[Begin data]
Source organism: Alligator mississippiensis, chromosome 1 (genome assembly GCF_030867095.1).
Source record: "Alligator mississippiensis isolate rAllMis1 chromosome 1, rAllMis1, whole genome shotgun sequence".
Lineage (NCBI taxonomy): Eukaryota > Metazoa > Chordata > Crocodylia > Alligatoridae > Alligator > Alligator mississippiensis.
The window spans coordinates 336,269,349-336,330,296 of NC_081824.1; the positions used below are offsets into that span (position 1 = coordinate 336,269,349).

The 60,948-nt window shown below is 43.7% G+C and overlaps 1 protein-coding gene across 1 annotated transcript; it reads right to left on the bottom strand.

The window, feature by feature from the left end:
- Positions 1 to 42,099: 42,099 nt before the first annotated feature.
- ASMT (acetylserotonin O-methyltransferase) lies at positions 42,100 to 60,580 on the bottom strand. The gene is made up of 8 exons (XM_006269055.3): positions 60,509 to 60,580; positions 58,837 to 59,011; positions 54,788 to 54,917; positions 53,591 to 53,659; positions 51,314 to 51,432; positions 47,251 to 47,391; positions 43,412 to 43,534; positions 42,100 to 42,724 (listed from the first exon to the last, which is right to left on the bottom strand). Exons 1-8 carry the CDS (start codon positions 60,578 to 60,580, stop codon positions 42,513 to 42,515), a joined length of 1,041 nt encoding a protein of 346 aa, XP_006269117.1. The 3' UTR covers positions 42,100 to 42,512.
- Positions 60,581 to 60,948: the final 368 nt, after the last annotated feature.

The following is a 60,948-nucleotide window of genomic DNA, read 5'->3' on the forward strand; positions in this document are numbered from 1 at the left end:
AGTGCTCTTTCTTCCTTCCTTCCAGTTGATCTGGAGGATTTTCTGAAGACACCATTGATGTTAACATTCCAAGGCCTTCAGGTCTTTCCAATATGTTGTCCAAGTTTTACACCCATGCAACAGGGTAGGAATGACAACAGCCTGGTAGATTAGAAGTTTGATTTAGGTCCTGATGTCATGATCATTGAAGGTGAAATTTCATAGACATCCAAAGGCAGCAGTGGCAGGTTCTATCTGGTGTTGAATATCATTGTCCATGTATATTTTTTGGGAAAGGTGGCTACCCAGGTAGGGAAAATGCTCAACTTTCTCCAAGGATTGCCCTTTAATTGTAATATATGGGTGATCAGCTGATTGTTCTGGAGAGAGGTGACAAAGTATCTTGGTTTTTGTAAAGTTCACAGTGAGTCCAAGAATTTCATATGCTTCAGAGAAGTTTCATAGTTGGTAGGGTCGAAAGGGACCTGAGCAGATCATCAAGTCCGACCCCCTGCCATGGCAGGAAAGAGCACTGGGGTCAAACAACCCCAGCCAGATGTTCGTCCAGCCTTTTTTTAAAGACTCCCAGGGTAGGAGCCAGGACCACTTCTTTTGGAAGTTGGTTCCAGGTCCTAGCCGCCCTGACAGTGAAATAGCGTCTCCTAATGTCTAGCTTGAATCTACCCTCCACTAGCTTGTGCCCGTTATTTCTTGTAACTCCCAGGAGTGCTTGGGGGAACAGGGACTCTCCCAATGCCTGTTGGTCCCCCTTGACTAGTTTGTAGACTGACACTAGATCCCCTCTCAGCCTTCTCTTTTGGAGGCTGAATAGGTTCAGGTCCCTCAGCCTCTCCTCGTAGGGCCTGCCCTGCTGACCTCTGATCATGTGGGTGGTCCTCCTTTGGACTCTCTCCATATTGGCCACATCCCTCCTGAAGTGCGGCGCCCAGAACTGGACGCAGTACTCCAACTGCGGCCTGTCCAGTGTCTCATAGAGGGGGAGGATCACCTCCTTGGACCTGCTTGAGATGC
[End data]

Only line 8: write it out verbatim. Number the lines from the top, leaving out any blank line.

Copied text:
- ASMT (acetylserotonin O-methyltransferase) lies at positions 42,100 to 60,580 on the bottom strand. The gene is made up of 8 exons (XM_006269055.3): positions 60,509 to 60,580; positions 58,837 to 59,011; positions 54,788 to 54,917; positions 53,591 to 53,659; positions 51,314 to 51,432; positions 47,251 to 47,391; positions 43,412 to 43,534; positions 42,100 to 42,724 (listed from the first exon to the last, which is right to left on the bottom strand). Exons 1-8 carry the CDS (start codon positions 60,578 to 60,580, stop codon positions 42,513 to 42,515), a joined length of 1,041 nt encoding a protein of 346 aa, XP_006269117.1. The 3' UTR covers positions 42,100 to 42,512.